“Mentoring for the Modern Musician” podcast producers Adam and Michael Scharff caught up with musician/author/Disc Makers Blog contributor Scott McCormick to dig deeper into Scott’s three-part DM Blog series on the inimitable Brian Wilson. Here’s an excerpt from the conversation. Read More.
In music, a mode is a formula for creating a musical scale. The Ionian (major) formula is W–W–H–W–W–W–H. The Lydian formula (W–W–W–H–W–W–H) can give your melody or progression an uplifting and yearning feeling. Read the post.
Taylor Swift’s latest industry tussle raises lots of questions for music artists. Who’s right, who’s wrong, and most importantly, what can you learn so you can avoid having to fight for your master rights? Read the post.
While the mediant (iii chord) isn’t as structurally integral as the tonic, dominant , or subdominant, employing it can provide an unexpected surprise that will make listeners’ ears perk up every time. Read the post.
A touch of exoticism could be all you need to lift your song up from the mundane. The flat-second, a.k.a. Neapolitan chord, can be just the ticket. Read the post.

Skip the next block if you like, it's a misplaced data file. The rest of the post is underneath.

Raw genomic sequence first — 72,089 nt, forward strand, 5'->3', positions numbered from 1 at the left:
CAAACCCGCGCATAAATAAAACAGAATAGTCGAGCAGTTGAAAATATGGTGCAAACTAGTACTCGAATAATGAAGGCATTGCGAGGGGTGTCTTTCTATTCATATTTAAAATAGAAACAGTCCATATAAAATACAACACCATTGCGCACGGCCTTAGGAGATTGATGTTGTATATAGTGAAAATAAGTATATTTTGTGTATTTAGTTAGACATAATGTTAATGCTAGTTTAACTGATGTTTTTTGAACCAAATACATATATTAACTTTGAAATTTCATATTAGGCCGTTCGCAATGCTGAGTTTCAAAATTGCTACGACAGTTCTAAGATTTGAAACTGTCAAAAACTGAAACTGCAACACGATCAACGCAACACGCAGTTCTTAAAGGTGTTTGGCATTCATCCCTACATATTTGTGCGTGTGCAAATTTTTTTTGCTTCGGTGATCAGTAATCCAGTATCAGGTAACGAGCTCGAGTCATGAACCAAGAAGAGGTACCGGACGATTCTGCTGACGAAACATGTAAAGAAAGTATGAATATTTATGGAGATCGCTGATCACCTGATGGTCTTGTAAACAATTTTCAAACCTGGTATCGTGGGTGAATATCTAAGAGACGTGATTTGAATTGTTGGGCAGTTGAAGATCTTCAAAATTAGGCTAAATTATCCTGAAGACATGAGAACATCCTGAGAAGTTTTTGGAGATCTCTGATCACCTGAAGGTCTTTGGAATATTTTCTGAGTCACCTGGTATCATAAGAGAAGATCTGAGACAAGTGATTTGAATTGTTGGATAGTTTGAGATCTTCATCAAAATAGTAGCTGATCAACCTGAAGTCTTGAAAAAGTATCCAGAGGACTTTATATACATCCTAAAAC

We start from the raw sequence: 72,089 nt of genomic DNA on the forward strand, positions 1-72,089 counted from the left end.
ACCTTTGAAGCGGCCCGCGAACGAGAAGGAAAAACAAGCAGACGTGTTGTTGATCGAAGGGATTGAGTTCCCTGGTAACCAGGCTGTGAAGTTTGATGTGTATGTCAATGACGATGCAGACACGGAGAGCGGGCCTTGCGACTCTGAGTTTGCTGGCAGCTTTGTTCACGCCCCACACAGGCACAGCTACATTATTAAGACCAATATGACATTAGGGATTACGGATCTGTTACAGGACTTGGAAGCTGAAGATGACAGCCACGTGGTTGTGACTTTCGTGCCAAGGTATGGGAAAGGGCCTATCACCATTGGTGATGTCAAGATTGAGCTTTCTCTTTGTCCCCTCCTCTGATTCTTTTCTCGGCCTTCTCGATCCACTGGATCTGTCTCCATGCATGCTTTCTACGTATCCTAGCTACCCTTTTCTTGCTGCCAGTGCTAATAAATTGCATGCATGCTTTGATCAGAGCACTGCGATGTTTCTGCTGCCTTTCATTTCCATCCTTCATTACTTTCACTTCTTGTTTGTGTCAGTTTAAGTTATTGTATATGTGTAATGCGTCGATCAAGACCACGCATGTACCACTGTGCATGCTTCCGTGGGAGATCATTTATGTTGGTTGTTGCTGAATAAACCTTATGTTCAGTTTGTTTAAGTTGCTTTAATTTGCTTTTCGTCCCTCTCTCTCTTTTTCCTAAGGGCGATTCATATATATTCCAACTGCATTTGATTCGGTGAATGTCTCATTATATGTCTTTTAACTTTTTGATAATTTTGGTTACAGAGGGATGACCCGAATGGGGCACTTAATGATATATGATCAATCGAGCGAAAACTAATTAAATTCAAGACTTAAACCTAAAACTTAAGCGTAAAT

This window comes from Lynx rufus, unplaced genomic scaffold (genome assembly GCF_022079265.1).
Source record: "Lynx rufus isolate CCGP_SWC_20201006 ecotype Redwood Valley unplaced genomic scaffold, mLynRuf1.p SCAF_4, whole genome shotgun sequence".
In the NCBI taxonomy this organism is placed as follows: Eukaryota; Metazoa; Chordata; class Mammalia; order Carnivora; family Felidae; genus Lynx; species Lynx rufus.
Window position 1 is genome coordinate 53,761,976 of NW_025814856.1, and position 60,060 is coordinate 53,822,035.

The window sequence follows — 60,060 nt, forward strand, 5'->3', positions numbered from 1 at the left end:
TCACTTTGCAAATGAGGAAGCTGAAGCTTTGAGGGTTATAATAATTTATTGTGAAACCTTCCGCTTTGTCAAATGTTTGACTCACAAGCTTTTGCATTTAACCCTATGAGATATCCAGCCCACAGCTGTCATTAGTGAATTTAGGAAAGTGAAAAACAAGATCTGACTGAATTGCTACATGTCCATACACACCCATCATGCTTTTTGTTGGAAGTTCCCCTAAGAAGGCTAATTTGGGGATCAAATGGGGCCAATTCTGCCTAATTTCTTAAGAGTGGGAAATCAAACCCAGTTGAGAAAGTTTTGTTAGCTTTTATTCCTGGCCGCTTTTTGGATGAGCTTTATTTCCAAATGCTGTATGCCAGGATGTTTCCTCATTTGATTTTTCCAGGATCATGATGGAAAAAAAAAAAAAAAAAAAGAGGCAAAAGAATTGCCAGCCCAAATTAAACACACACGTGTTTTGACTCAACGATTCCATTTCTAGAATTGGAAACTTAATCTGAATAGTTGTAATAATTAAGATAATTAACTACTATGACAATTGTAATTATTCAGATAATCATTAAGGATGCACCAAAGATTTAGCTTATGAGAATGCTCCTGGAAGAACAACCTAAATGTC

Few popular songs meld music, lyrics, and theme as potently as the Beatles’ 1965 hit single, “Help!” Here’s how they did it. Read the post.
Before and after the Carpenters scored a massive hit with “(They Long To Be) Close To You,” others tried, but they all seemed to miss what Richard Carpenter figured out: When you have a great melody, great lyrics, and a great singer — less is more.
Suspended chords offer more than just a frilly little something to add to your music. They work as substitution chords, they can smooth out chord progressions, and they can add tension to your music. Read the post.
This is the second in a series that examines cover songs that went on to be huge hits, even though the original versions were mostly unknown. This post covers Crosby, Stills & Nash’s “Southern Cross.” Read the post.
How did a forgotten 1965 B-side become a 1981 smash? “Tainted Love” had hidden elements that Soft Cell unlocked to turn it into an enduring (and often covered) hit song. Read the post.
These songs from decades past show us that, really, more is less. Let’s explore the magic of the bVII-I progression and how two chords can make a song. Read the post.
While it might be difficult to keep a song interesting if you limit it to one chord, it can also help create tension, highlight your lyrics, or drive a hypnotic groove. Read the post.
Augmented chords can add drama and tension, as shown in these examples from popular songs from the ’60s through the ’80s. Read the post.
While Nashville tuning uses the same notes as a standard guitar tuning, used by itself and in layers with other guitars, this tuning can bring an articulate presence to a recording. Read the post.
Ever sit down to learn a song and find that no matter what chord you play, it’s just not the right one? We investigate two mystery chords in two classic songs. Read the post.